What are the common symptoms between allergy and COVID-19?
Are there any obvious signs that you’re suffering from allergies and not COVID-19?
Common signs of allergies include nasal congestion, sneezing, and itchy, watery eyes. Congestion and eye symptoms have been seen less frequently in COVID-19 patients than some other symptoms such as fever, dry cough and shortness of breath.
What kind of cough is common for people infected with COVID-19?
Early studies have found that at least 60% of people with COVID-19 have a dry cough. About a third have a cough with mucus, called a “wet” or “productive” cough.
Do seasonal allergies cause symptoms similar to COVID-19 symptoms?
Coronavirus symptoms can look similar to seasonal allergies, but often include fever, dry cough and shortness of breath. A subset of patients may complain of not being able to taste or smell, or experience diarrhea and other gastrointestinal symptoms.
Is coughing a symptom of COVID-19?
When the virus does cause symptoms, common ones include fever, body ache, dry cough, fatigue, chills, headache, sore throat, loss of appetite, and loss of smell. In some people, COVID-19 causes more severe symptoms like high fever, severe cough, and shortness of breath, which often indicates pneumonia.
Can diarrhea be an initial symptom of COVID-19?
Many people with COVID-19 experience gastrointestinal symptoms such as nausea, vomiting or diarrhea, sometimes prior to developing fever and lower respiratory tract signs and symptoms.
How long does COVID-19 recovery take?
Most people with mild cases appear to recover within one to two weeks. However, recent surveys conducted by the CDC found that recovery may take longer than previously thought, even for adults with milder cases who do not require hospitalization.
Can antibiotics treat the coronavirus disease?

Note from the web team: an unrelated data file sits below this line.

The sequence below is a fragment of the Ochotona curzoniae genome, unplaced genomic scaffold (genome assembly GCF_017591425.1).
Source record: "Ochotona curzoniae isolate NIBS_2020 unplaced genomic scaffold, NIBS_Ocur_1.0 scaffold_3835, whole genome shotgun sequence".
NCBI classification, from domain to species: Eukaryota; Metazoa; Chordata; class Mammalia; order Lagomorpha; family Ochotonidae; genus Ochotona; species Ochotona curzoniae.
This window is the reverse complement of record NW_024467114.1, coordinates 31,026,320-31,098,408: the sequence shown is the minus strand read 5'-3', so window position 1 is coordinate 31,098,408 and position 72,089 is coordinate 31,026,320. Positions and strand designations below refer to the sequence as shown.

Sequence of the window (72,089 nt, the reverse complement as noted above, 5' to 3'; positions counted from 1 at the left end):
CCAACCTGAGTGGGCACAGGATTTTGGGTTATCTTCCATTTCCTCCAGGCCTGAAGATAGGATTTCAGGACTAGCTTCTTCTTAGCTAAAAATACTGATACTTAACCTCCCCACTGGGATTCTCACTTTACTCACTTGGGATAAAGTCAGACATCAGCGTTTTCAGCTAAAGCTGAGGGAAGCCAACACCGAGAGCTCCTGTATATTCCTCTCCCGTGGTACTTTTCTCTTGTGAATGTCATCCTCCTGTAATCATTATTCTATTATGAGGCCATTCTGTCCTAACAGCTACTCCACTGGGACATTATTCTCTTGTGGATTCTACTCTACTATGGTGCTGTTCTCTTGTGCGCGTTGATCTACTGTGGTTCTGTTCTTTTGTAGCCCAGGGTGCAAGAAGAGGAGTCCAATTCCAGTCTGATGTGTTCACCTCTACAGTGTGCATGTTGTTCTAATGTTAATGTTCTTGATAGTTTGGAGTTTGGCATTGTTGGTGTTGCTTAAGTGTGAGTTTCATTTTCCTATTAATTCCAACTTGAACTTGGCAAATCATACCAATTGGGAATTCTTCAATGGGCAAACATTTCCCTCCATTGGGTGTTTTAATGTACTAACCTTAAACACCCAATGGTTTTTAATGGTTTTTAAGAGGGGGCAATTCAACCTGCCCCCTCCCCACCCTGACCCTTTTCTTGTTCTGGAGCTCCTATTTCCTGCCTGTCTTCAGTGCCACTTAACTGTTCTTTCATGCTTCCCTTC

Antibiotics do not work on viruses, such as those that cause colds, flu, bronchitis, or runny noses, even if the mucus is thick, yellow, or green.
Is Hydroxychloroquine approved to treat the coronavirus disease?
No. Hydroxychloroquine sulfate and some versions of chloroquine phosphate are FDA-approved to treat malaria. Hydroxychloroquine sulfate is also FDA-approved to treat lupus and rheumatoid arthritis.
Is a headache sign of the coronavirus disease?
Fatigue, headache, and muscle aches (myalgia) are among the most commonly reported symptoms in people who are not hospitalized, and sore throat and nasal congestion or runny nose (rhinorrhea) also may be prominent symptoms.
Who should quarantine during the COVID-19 pandemic?
Anyone who has had close contact with someone with COVID-19 should stay home for 14 days after their last exposure to that person. The best way to protect yourself and others is to stay home for 14 days if you think you’ve been exposed to someone who has COVID-19.
When should I self-quarantine?
The Centers for Disease Control and Prevention (CDC) recommends self-quarantining only if you have reason to believe you’ve been exposed to the virus. For instance, if you feel healthy but have recently come into close contact with someone who has COVID-19, it’s time to self-quarantine.
Do face masks provide protection from COVID-19?
Masks may help prevent people who have COVID-19 from spreading the virus to others. The CDC recommends people wear face masks in public settings, especially when other social distancing measures are difficult to maintain. Wearing a face mask may limit exposure to respiratory droplets and large particles and may help prevent people who have COVID-19 from spreading the virus.
Should pets be tested for the coronavirus disease?
No. Routine testing of pets for COVID-19 is NOT recommended at this time. We are still learning about this virus, but it appears that it can spread from people to animals in some situations. Based on the limited information available to date, the risk of pets spreading the virus is considered to be low.
How is a COVID-19 cough different from a regular cough?
You have a dry cough that you feel in your chest. A productive cough, one that produces phlegm or mucus, isn’t associated with COVID-19. The cough feels like it starts in your lungs rather than in your throat.